Contemporary Art Sales Could Top 'Old Masters'
The world's largest auction houses will host "blockbuster" sales of contemporary art this week, as buyers' tastes shift away from pre-19th century "Old Masters," a fine art expert told CNBC.
While Sotheby's pocketed a solid $230 million at its Impressionist auction last Tuesday, this week's auctions of contemporary art should top that, said Phillip Hoffman, who heads the Fine Art Fund Group.
"This coming week we are going to see some blockbuster sale results in the contemporary sales. I think the contemporary is going to outshine the Impressionist," Hoffman told CNBC on Friday.
"In the old days, Old Masters were the number one, Impressionists were along there, and then as a small third came the contemporary market. "
"Now that has all turned around and the fashion and the focus and all the big bidding is going to happen on Tuesday and Wednesday night."
Sotheby's and Christie's will both host major auctions of post-war and contemporary art this week, as New York's spring auction season continues. Masterpieces by Jackson Pollock, Roy Lichtenstein and Jean-Michel Basquiat will come under the hammer at both auctions, while Sotheby's auction on Tuesday evening will also feature Andy Warhol, Francis Bacon, Yves Klein, Gerhard Richter and Mark Rothko.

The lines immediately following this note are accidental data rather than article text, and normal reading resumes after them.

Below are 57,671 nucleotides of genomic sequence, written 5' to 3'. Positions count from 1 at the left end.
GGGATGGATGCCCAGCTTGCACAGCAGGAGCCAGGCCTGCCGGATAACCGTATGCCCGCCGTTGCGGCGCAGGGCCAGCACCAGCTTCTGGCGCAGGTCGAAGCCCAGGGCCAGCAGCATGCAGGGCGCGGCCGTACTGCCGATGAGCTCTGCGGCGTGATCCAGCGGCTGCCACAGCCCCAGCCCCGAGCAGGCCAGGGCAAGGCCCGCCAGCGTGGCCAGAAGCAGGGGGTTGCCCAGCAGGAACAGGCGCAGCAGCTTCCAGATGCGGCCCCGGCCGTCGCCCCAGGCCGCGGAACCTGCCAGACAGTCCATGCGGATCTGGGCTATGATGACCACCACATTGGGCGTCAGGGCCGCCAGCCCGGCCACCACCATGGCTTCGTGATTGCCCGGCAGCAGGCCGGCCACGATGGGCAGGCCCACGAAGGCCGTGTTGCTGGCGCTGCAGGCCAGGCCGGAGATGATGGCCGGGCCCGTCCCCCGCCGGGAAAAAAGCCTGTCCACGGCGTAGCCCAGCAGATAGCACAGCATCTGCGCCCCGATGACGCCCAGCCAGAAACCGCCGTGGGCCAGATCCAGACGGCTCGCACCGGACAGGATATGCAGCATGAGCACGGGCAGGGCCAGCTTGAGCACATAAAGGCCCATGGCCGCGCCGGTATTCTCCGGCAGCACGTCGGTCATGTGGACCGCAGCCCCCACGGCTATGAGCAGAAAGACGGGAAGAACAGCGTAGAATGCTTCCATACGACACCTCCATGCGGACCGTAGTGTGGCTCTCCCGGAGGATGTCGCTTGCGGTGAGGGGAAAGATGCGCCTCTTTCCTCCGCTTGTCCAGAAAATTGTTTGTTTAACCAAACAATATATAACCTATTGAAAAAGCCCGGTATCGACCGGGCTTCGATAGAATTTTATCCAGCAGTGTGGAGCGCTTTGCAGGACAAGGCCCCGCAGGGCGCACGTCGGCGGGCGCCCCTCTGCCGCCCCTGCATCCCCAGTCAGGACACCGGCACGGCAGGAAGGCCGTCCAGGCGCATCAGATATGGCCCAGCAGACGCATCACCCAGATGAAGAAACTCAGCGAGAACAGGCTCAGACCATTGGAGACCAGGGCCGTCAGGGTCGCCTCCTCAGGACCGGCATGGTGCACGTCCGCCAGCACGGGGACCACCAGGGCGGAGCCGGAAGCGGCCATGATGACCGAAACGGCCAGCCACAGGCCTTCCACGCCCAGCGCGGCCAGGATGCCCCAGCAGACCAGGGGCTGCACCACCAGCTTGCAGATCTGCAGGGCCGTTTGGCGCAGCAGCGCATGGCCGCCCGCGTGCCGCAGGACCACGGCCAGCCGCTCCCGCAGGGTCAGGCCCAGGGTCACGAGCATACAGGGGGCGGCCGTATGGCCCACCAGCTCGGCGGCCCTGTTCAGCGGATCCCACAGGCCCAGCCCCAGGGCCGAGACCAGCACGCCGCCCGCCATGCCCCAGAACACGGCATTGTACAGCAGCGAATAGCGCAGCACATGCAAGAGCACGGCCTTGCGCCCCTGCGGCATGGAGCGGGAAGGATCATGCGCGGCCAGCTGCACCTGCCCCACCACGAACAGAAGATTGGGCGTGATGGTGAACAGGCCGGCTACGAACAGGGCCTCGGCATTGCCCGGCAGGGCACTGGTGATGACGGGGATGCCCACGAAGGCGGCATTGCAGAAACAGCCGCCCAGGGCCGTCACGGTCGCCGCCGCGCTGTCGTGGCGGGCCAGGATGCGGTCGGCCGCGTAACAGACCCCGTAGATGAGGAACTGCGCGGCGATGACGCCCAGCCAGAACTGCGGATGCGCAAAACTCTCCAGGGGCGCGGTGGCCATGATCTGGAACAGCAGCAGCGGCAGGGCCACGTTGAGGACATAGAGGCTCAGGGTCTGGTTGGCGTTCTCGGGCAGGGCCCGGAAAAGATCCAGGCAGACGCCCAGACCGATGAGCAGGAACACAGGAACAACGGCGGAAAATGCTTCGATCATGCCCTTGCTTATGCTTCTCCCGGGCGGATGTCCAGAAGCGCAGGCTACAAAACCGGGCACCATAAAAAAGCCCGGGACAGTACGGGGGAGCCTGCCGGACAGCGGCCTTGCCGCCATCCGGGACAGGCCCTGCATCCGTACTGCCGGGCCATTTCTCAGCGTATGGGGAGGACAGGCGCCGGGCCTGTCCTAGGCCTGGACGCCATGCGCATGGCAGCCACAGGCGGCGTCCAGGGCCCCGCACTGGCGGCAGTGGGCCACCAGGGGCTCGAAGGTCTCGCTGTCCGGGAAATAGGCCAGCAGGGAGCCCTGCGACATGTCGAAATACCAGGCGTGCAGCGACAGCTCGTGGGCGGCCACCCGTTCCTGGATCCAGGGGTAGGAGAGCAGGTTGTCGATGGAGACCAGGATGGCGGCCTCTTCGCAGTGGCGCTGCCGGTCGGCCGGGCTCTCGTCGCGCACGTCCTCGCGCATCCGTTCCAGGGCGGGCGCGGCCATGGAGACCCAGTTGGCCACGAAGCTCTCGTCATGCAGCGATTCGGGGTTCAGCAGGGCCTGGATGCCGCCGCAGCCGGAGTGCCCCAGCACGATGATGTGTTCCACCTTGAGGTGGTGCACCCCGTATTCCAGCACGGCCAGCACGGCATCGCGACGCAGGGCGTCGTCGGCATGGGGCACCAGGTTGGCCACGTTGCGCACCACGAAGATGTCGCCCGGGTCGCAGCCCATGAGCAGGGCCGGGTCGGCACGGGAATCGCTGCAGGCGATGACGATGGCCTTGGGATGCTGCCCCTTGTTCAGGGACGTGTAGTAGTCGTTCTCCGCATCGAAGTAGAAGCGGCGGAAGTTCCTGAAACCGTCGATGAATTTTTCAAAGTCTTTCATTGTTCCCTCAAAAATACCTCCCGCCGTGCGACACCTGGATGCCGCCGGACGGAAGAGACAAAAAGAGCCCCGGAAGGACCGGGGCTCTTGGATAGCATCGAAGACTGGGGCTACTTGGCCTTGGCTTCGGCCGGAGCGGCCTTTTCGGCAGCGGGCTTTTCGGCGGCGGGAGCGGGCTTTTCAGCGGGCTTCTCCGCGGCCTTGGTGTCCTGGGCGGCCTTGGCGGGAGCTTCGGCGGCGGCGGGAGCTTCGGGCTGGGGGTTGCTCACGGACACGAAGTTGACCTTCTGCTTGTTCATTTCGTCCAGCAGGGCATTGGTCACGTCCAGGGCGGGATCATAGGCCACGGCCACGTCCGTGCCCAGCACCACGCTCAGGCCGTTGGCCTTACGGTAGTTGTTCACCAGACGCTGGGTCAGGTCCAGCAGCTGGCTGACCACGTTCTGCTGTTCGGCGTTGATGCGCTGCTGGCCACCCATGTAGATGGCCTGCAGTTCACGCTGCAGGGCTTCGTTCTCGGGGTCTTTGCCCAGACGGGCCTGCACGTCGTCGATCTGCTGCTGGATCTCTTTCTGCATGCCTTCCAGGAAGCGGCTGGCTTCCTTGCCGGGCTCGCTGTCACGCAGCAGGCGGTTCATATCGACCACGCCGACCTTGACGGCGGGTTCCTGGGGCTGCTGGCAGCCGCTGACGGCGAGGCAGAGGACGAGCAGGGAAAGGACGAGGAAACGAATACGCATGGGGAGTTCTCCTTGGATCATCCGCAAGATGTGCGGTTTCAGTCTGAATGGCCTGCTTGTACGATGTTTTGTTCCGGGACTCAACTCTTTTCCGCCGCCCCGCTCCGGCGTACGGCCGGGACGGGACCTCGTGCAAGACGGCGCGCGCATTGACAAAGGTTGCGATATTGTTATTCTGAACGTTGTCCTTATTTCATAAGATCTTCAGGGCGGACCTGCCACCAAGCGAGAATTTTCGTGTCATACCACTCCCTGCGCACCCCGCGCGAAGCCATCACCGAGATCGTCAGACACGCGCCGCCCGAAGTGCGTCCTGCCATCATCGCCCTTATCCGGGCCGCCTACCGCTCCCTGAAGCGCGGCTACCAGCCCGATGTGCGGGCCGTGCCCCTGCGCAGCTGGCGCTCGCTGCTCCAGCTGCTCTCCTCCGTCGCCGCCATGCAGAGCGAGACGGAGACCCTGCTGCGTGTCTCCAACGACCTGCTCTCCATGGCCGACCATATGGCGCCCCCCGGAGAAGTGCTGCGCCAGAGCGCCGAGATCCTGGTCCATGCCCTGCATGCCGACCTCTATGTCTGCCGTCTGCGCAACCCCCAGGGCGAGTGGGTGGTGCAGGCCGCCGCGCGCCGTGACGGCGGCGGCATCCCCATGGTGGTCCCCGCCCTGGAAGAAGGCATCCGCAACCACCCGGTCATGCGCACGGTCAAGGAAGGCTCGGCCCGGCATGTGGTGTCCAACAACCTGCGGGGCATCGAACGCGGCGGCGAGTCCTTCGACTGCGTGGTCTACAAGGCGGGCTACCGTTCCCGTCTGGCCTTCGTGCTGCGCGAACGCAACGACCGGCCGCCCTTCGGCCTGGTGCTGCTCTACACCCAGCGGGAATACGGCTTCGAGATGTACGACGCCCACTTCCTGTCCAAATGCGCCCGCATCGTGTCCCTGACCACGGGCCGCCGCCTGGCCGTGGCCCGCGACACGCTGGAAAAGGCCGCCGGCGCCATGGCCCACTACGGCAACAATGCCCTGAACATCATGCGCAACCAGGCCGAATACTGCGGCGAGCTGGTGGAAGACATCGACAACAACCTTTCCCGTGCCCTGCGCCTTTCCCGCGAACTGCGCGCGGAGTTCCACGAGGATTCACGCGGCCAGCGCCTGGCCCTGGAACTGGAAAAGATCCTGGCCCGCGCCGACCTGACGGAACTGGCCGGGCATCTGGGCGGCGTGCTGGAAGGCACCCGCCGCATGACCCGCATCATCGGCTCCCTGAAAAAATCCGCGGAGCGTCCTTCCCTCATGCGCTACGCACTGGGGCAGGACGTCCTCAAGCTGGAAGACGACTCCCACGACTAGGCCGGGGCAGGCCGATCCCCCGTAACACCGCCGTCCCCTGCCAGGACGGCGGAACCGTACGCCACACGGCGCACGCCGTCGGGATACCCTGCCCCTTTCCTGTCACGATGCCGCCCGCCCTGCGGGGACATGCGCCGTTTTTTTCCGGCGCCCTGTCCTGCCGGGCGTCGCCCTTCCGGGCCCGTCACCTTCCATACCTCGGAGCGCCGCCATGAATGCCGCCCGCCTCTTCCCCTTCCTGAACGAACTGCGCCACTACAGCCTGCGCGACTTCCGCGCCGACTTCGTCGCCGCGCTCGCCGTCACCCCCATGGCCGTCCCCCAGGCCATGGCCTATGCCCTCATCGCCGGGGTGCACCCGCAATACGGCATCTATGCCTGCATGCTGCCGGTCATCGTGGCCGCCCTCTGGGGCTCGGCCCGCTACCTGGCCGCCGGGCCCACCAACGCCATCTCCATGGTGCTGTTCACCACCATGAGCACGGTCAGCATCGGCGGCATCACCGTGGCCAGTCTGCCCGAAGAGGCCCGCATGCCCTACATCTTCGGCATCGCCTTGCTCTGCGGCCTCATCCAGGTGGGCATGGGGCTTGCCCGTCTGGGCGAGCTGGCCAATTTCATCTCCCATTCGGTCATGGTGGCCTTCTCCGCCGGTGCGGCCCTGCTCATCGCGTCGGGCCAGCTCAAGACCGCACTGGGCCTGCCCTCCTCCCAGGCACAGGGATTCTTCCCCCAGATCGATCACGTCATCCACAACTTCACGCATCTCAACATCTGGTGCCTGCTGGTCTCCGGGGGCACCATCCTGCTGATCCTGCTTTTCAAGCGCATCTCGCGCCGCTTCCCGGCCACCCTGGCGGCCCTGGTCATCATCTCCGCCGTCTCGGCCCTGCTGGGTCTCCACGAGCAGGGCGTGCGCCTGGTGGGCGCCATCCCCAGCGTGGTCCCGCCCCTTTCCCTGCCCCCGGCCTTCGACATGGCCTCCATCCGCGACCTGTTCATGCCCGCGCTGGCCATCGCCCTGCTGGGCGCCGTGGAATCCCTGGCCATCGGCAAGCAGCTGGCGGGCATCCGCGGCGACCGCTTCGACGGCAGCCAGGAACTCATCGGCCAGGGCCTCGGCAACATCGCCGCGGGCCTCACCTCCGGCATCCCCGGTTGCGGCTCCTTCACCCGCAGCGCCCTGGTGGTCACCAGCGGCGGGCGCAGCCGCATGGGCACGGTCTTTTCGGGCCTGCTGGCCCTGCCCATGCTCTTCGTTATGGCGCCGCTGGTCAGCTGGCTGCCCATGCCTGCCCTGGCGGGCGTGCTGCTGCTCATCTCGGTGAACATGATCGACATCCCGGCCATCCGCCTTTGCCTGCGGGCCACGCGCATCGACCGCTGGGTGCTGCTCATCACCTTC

"Richter and Basquiat are going to set world record prices," said Hoffman.
"Ten years ago you would not see anybody paying $30 or $40 million for those types of pictures. Now they are exceeding prices you would see for a very nice Cezanne," said Hoffman.
A 19th century still life by Paul Cezanne entitled "Les Pommes" sold for $41.6 million at Sotheby's' auction last week.
"The Impressionist market is extremely strong and good pictures make big money," Hoffman added.
Hoffman noted there are "three or four" bidders around the world who are prepared to pay $5-$40 million for top pictures.
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"The Russians are in there and one or two very wealthy Asian families are bidding. Obviously, some of the big collectors, like the hedge fund managers, are buying again, and people like the Fine Art Fund," he said.
Hoffman said in a previous interview with CNBC that the Chinese were "fascinated" by fine art, and particularly keen on the Impressionists.
"The Chinese are absolutely fascinated by this market. If you looked back ten years, China represented about 5 percent of the buying in the art market. It is now 30 percent. It has overtaken the U.S.," he said.
Demand is also growing in the Middle East, Hoffman said, with vast museums springing up in Abu Dhabi and Qatar. "Saudi Arabia will probably be next."
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However, Hoffman conceded the contemporary art market could be more susceptible to "bubbles" than that for older artwork.
"There are bubbles in one or two artists; people talked about a bubble in Damien Hirst," he said.
"You have to be very smart, and know what you are doing. Some people are looking at art as a pure investment, but others are looking at it as a store of value right now.
"They are worried about currencies, the volatility of the stock markets and they do not know what is going to happen with real estate. So we are seeing a lot of people putting money into art as an alternative investment."
—By CNBC's Katy Barnato